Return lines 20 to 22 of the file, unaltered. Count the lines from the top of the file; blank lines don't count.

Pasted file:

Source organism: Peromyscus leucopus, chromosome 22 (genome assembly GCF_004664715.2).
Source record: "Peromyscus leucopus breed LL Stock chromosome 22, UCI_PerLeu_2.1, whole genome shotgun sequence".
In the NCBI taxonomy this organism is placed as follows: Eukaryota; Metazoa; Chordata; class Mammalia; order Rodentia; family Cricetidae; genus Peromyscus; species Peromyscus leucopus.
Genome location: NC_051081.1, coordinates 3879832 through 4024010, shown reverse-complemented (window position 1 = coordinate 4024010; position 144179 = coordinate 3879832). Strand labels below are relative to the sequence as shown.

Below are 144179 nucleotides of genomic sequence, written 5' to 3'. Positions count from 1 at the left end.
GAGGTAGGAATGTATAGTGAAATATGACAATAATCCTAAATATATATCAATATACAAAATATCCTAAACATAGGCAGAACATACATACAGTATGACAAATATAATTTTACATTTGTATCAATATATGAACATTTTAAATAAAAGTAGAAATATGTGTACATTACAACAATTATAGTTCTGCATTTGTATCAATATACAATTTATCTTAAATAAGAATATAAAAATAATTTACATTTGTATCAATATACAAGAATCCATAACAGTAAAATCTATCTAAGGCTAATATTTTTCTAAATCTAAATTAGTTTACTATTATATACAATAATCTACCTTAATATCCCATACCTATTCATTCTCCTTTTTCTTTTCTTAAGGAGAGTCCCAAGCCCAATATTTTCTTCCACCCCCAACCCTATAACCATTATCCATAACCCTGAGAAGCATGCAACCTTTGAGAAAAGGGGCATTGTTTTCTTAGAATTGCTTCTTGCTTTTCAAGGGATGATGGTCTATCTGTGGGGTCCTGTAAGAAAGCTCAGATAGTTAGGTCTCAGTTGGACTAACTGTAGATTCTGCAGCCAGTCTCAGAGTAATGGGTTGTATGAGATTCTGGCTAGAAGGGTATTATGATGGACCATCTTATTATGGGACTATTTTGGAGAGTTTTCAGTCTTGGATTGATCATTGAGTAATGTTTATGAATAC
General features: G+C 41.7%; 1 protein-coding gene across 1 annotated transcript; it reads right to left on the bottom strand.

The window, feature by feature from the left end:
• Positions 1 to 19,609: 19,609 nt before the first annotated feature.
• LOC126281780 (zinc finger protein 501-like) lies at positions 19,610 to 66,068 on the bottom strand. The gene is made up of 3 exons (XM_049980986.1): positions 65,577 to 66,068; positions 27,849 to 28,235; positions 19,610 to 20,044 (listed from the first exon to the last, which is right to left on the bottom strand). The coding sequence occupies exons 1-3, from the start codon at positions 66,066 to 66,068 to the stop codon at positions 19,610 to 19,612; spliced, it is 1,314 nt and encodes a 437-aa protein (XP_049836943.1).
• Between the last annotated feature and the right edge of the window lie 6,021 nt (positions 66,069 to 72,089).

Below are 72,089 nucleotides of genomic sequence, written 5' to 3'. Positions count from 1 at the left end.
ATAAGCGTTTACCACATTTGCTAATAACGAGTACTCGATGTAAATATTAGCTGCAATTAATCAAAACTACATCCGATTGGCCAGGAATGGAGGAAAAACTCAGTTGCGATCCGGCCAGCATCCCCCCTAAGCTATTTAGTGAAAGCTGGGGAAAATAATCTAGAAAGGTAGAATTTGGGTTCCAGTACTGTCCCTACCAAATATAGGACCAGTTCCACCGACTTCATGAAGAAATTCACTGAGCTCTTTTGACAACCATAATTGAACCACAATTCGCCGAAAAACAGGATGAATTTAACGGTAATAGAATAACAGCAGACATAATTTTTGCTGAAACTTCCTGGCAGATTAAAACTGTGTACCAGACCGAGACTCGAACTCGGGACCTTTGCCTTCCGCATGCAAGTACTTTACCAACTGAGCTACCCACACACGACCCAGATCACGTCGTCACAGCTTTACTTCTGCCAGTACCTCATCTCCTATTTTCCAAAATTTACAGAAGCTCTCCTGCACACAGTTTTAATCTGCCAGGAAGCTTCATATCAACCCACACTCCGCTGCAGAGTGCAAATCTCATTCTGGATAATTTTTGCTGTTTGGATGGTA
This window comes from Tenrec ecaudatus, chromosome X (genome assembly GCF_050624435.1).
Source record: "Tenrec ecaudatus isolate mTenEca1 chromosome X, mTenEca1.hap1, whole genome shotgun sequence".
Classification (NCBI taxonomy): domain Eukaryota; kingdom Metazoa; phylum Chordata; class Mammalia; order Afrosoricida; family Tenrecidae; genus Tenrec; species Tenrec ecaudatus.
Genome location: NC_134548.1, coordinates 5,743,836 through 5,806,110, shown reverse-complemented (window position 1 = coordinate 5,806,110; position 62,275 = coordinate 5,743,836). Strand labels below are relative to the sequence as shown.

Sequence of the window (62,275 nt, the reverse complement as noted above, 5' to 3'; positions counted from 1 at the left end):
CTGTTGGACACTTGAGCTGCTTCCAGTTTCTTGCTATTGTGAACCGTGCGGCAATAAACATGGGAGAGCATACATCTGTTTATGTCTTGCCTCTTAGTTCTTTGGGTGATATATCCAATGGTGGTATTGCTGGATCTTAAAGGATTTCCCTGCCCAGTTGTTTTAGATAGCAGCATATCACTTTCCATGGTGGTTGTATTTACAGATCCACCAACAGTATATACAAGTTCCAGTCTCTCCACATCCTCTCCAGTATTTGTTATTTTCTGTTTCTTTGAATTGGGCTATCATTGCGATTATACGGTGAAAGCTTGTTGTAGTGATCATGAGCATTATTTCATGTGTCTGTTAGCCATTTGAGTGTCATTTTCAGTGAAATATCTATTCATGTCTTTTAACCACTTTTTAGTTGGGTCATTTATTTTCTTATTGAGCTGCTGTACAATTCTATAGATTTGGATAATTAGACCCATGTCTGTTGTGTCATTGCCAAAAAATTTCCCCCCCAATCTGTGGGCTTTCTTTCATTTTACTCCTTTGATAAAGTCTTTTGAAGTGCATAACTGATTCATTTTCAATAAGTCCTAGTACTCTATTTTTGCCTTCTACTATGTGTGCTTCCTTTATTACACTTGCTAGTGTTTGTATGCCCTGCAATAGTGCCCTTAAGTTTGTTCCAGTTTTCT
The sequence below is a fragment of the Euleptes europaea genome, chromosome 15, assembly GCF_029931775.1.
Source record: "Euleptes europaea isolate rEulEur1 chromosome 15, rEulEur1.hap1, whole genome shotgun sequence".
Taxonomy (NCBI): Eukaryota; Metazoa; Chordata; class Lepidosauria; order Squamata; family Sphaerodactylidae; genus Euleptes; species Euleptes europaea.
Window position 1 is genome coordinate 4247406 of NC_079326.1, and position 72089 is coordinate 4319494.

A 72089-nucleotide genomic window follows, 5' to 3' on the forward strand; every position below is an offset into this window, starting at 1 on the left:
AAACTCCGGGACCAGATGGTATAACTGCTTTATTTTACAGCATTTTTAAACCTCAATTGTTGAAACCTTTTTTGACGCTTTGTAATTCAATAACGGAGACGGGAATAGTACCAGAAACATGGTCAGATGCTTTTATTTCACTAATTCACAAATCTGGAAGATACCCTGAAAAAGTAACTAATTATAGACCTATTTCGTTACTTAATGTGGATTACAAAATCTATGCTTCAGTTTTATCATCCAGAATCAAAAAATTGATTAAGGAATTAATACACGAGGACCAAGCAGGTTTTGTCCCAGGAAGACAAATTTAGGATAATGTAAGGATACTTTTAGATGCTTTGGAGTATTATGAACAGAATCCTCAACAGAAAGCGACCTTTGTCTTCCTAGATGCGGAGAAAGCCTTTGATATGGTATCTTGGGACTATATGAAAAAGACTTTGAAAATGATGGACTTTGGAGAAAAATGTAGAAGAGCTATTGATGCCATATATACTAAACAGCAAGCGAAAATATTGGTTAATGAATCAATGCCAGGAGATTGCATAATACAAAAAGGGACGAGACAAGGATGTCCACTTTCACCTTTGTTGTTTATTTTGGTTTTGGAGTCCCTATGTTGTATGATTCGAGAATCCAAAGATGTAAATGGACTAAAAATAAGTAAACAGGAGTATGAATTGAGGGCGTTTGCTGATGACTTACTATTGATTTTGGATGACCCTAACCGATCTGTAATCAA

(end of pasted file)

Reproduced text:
The sequence below is a fragment of the Euleptes europaea genome, chromosome 15, assembly GCF_029931775.1.
Source record: "Euleptes europaea isolate rEulEur1 chromosome 15, rEulEur1.hap1, whole genome shotgun sequence".
Taxonomy (NCBI): Eukaryota; Metazoa; Chordata; class Lepidosauria; order Squamata; family Sphaerodactylidae; genus Euleptes; species Euleptes europaea.